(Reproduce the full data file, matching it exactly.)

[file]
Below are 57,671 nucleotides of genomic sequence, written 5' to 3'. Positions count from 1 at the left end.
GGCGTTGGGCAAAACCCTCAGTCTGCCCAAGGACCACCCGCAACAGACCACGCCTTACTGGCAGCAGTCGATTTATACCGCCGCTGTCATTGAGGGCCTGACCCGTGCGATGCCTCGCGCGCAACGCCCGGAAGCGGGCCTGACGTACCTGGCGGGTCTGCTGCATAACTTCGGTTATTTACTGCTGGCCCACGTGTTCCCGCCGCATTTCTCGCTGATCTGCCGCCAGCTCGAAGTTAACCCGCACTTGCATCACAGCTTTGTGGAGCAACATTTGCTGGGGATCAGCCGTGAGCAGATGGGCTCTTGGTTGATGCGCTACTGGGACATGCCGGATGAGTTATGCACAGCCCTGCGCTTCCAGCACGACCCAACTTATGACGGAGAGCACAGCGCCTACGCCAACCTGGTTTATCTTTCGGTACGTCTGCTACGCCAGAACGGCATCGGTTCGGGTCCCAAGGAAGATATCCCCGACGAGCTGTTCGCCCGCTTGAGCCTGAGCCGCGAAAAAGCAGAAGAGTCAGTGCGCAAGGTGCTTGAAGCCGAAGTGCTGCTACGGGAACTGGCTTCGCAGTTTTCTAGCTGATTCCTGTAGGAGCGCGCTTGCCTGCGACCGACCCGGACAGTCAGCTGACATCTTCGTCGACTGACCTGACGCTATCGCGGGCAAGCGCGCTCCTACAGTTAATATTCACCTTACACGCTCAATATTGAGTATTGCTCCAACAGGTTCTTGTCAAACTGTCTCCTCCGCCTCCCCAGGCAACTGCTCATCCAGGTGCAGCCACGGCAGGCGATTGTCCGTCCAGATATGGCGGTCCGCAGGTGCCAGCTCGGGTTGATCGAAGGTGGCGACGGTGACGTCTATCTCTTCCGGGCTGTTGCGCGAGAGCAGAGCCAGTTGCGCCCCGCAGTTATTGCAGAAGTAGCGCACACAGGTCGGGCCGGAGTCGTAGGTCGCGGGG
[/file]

Below are 57,671 nucleotides of genomic sequence, written 5' to 3'. Positions count from 1 at the left end.
GGCGTTGGGCAAAACCCTCAGTCTGCCCAAGGACCACCCGCAACAGACCACGCCTTACTGGCAGCAGTCGATTTATACCGCCGCTGTCATTGAGGGCCTGACCCGTGCGATGCCTCGCGCGCAACGCCCGGAAGCGGGCCTGACGTACCTGGCGGGTCTGCTGCATAACTTCGGTTATTTACTGCTGGCCCACGTGTTCCCGCCGCATTTCTCGCTGATCTGCCGCCAGCTCGAAGTTAACCCGCACTTGCATCACAGCTTTGTGGAGCAACATTTGCTGGGGATCAGCCGTGAGCAGATGGGCTCTTGGTTGATGCGCTACTGGGACATGCCGGATGAGTTATGCACAGCCCTGCGCTTCCAGCACGACCCAACTTATGACGGAGAGCACAGCGCCTACGCCAACCTGGTTTATCTTTCGGTACGTCTGCTACGCCAGAACGGCATCGGTTCGGGTCCCAAGGAAGATATCCCCGACGAGCTGTTCGCCCGCTTGAGCCTGAGCCGCGAAAAAGCAGAAGAGTCAGTGCGCAAGGTGCTTGAAGCCGAAGTGCTGCTACGGGAACTGGCTTCGCAGTTTTCTAGCTGATTCCTGTAGGAGCGCGCTTGCCTGCGACCGACCCGGACAGTCAGCTGACATCTTCGTCGACTGACCTGACGCTATCGCGGGCAAGCGCGCTCCTACAGTTAATATTCACCTTACACGCTCAATATTGAGTATTGCTCCAACAGGTTCTTGTCAAACTGTCTCCTCCGCCTCCCCAGGCAACTGCTCATCCAGGTGCAGCCACGGCAGGCGATTGTCCGTCCAGATATGGCGGTCCGCAGGTGCCAGCTCGGGTTGATCGAAGGTGGCGACGGTGACGTCTATCTCTTCCGGGCTGTTGCGCGAGAGCAGAGCCAGTTGCGCCCCGCAGTTATTGCAGAAGTAGCGCACACAGGTCGGGCCGGAGTCGTAGGTCGCGGGG